This is a condition in where the bone cartilage (soft connective tissue that links joints and bones) degenerates over time. The reason for this is the gelatin like substances which are crucial components of joint fluid have reduced greatly. In addition, dogs at risk have an inability to produce chondroitin, a major component of cartilage that is responsible for retaining water.
Diagnosis of Narrowing of Vertebral Canal in Dogs
A physical examination will be conducted and your veterinarian will test and check reflexes in the hips and hind areas to assess joint mobility and the presemce of pain. Diagnosis is easy to determine with the use of X-rays and dyes. The dyes act as a highlighter within the X-ray, known as epidurography and are accurate in identifying bone displacement, or disfigurement in the lumbosacral joint. Calcified ligaments confirm that lumbosacral stenosis is present. Computed tomography, and magnetic resonance imaging (MRI) can detect the condition of the nerve roots and can also assist with visualization.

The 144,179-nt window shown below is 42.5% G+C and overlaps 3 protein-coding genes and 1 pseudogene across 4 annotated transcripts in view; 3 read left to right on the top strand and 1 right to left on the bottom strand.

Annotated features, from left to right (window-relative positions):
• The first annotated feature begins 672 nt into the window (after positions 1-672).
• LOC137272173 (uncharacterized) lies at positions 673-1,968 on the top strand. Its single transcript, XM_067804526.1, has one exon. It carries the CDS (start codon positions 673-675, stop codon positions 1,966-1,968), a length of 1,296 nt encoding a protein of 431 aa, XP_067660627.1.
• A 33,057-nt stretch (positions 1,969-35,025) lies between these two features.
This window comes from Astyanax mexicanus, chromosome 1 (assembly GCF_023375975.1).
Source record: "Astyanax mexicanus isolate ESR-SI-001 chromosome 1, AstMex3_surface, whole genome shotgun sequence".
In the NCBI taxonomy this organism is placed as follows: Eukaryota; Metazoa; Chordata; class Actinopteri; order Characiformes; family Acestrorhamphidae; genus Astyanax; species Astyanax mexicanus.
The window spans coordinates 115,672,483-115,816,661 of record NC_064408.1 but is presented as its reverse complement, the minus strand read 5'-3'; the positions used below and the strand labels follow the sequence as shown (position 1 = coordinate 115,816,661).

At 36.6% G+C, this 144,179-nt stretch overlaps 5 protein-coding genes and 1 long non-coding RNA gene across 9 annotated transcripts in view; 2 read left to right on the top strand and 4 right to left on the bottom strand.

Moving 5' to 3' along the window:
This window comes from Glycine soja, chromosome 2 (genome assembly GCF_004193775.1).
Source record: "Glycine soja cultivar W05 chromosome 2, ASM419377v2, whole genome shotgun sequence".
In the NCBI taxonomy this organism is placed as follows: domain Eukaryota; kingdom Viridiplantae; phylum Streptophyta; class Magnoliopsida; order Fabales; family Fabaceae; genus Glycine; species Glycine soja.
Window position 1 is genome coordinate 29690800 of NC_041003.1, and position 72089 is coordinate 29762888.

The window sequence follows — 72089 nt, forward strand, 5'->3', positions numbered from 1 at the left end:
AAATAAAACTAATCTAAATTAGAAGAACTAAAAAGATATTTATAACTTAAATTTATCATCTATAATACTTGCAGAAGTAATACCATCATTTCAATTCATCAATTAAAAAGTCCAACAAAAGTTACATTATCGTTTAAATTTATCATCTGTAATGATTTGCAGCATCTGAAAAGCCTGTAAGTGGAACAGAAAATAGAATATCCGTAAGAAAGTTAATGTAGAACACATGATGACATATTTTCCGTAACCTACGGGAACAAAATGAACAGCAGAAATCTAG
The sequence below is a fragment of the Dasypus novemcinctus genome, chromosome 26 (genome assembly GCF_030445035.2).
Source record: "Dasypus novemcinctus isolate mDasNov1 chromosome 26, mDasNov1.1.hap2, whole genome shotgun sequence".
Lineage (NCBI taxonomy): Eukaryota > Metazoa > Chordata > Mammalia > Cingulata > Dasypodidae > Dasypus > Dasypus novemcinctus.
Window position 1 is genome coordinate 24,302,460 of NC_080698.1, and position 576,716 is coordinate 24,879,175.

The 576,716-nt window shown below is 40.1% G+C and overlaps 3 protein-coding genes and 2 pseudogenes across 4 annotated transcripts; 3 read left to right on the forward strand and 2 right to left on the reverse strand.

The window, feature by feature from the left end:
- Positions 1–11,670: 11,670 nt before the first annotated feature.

Treatment of Narrowing of Vertebral Canal in Dogs
If the condition is mild, bed rest and anti-inflammatory medications will be ordered for up to 6-8 weeks. Surgery is a common procedure of treatment, in which the bones are reconstructed to normalcy as much as possible. A second technique called dorsal laminectomy can also be done to remove part of the intervertebral disc and bones to alleviate the pressure on the nerves within the spinal cord. Glucosamine and chondroitin sulfate supplements are derived from cow, shark or shellfish cartilage and are extremely popular in treating arthritis and disc disease. Chondroitin is reputed to block enzymes that destroy cartilage and may help retain water and reverse damage.
Recovery of Narrowing of Vertebral Canal in Dogs
The prognosis and outcome of cauda equina syndrome is usually good. Cage rest is recommended and if symptoms are mild, the use of medications is usually a sufficient means of treatment. If surgery is necessary and the condition is severe, surgery may only benefit by alleviating pain, but may not cure the problems of incontinence. The use of a swing has been proven to be a critical tool in rehabilitation, though you may have to assist your dog with sitting, getting up and walking to prevent falls. Your veterinarian will monitor the prognosis of your dog and will provide you with instructions and information for additional rest and/or physical therapy to ensure proper recovery.